Jeffrey G. Jacot
Assistant Professor of Bioengineering
Rice University and Texas Children’s Hospital
Postdoctoral Fellow, Cardiac Myocyte Mechanics
University of California, San Diego (2005-2008)
Ph.D., Biomedical Engineering, Boston University (2005)
B.S., Chemical Engineering, University of Colorado (1994)
Jeffrey Jacot specializes in the study of congenital heart disease and heart defects, and in the translation of novel regenerative cardiac therapies for young patients of various stages in their growth and development.
As an assistant professor of bioengineering at Rice University and director of the Pediatric Cardiac Bioengineering Laboratory at the Congenital Heart Surgery Service at Texas Children’s Hospital, Jacot works alongside surgeons, clinicians, radiologists and biologists to understand the clinical needs in congenital heart defect management and repair, analyze the mechanical and biological processes in heart tissue development, and develop novel biomaterials for tissue-engineered heart muscle.
Jacot’s research focuses primarily on the influences of biophysical cues, such as stress, strain, shear, substrate stiffness and electrical stimulation, on the development and maturation of heart cells and tissues. He is the primary investigator on several projects that involve:
- Characterizing changes in the stiffness of cardiac tissue during development, and mechanisms connecting these changes to cellular behavior and responses;
- Analyzing differences in tissue mechanics and cellular responses in congenital heart defects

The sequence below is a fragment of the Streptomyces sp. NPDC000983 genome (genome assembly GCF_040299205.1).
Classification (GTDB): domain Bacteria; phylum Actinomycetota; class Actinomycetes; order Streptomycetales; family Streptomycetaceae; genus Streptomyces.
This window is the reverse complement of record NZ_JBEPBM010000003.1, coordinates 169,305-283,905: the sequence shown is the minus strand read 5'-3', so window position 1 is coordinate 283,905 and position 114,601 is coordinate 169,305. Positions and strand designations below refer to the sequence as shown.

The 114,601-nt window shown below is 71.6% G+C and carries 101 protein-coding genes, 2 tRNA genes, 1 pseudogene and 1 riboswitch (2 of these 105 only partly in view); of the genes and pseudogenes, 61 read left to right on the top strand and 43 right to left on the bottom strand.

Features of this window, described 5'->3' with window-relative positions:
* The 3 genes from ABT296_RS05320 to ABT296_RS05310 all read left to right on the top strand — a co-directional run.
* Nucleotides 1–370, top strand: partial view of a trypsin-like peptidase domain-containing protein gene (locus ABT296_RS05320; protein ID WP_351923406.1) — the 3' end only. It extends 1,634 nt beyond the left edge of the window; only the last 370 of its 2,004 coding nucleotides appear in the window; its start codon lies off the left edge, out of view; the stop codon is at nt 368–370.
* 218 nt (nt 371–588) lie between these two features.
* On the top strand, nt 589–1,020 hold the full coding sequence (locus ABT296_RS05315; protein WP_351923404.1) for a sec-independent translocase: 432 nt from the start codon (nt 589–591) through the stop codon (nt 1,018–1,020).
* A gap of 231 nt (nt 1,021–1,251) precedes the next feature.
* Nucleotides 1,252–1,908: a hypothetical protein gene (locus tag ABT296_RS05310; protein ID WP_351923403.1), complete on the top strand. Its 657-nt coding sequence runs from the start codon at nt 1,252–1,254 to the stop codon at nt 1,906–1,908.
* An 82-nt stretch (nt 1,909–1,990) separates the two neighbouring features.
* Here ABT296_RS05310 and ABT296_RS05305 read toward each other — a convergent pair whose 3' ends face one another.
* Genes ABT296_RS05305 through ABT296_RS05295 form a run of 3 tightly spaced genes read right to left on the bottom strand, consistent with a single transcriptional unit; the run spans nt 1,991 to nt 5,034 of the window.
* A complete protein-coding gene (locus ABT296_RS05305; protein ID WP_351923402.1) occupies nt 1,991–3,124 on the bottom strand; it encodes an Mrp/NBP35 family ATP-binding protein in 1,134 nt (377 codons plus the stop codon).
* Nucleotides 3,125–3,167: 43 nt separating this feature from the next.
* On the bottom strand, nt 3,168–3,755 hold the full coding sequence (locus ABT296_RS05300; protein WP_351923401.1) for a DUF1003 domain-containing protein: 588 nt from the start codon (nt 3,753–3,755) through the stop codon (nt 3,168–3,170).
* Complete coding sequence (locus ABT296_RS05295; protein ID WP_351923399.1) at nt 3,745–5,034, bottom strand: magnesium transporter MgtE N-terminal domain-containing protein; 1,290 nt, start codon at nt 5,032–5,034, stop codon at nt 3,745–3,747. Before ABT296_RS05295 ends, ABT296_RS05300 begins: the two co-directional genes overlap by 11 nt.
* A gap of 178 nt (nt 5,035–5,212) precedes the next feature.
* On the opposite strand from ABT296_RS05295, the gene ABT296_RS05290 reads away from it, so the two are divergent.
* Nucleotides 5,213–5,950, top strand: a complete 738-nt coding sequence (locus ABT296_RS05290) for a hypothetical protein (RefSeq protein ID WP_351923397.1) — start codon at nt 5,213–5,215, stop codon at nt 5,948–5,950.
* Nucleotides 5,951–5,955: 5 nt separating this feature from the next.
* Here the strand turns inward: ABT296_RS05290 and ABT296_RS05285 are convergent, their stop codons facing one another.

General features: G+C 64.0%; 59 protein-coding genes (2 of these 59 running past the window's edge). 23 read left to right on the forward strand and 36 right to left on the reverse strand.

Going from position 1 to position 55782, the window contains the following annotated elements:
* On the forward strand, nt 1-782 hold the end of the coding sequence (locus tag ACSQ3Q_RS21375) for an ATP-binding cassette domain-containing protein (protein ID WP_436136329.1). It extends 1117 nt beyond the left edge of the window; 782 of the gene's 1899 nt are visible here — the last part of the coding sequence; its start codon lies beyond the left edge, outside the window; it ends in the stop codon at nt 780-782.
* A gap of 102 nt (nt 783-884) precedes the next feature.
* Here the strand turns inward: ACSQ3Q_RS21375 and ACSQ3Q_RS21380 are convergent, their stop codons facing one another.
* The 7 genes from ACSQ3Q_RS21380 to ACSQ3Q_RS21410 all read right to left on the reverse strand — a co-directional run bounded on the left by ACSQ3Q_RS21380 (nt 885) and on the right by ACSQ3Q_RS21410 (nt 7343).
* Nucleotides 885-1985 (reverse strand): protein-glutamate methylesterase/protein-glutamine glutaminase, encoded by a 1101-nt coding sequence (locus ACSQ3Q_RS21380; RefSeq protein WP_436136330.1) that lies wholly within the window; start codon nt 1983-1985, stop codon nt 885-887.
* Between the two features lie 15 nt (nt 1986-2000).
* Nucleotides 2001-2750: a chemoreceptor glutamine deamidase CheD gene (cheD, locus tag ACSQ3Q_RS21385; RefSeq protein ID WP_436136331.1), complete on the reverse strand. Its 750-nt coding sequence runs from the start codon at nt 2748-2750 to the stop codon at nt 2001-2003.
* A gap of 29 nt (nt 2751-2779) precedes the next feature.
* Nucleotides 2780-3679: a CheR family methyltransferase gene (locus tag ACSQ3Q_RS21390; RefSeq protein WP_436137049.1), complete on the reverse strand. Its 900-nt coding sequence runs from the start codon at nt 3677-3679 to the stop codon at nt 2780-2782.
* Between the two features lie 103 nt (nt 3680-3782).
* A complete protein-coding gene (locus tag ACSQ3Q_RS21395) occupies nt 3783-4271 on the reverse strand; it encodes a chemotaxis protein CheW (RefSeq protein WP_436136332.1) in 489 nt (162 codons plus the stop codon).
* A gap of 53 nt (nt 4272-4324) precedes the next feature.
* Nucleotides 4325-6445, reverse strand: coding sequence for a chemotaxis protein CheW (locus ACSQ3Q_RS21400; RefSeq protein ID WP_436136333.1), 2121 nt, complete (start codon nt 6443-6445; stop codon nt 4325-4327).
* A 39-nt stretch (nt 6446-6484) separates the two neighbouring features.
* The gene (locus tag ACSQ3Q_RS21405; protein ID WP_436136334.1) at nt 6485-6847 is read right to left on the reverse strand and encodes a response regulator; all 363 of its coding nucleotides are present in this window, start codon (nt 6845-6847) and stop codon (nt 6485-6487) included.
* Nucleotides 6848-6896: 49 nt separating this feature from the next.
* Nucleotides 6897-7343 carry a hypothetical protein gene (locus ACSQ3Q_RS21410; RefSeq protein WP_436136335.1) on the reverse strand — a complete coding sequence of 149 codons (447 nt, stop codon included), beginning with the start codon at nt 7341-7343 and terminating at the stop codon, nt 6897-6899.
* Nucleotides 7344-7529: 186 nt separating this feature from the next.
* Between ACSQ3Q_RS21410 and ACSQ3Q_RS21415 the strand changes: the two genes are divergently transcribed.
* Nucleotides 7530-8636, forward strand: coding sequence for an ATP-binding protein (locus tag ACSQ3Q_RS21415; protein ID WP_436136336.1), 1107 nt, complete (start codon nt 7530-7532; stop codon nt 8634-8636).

- Analyzing the effects of biophysical cues on the differentiation of stem cells into cardiomyocytes; and
- Evaluating the use of novel materials and constructs for tissue engineering or regenerative approaches.
Through a Medical Innovations Award by the Institute of Biosciences and Bioengineering (IBB) at Rice, a grant from the Virginia and L.E. Simmons Family Foundation Collaborative Research Fund, an NSF CAREER Award, and grants from the National Institutes of Health, the American Heart Association and the Gulf Coast Consortia, Jacot and his collaborators are working to develop heart tissue grown from stem cells taken from the amniotic fluid of patients’ mothers. This tissue will be genetically identical to the child and will grow with the patient.
Jacot began modeling cardiac mechanics as a postdoctoral fellow in the Cardiac Mechanics Research Group at the University of California, San Diego. Working with Professor Jeffrey H. Omens and Professor Andrew D. McCulloch, he developed new approaches to explore the role mechanical forces play on the differentiation of embryonic stem cells into cardiomyocytes, or heart muscle cells, and the maturation of these cells. Jacot’s work in this area continues to evolve, and he is actively seeking ways to apply the basic research toward the development of engineered cardiac tissue sheets that serve as a patch to repair ventricular defects.
Jacot's laboratories at Rice’s BioScience Research Collaborative and on fourth floor of the Feigin Center at Texas Children’s focus on the influences of biophysical cues, such as stress, strain, shear, substrate stiffness and electrical stimulation, on the development and maturation of heart cells and tissues. His research seeks to accomplish the following goals:
- Develop a cellularized cardiac patch for use in repair of congenital heart defects that is autologous, contractile and actively conductive;
- Investigate mechanotransductive pathways in cardiac maturation and the development of cardiac defects;
- Collaborate on clinical investigations and evaluation of therapeutic technologies for congenital heart surgery;
- Utilize primary human cells and tissues for most experiments, and focus on biophysical cues, such as strain, elastic modulus, shear stress and electrical stimulation; and
- Train graduate and undergraduate students for careers in medicine and engineering.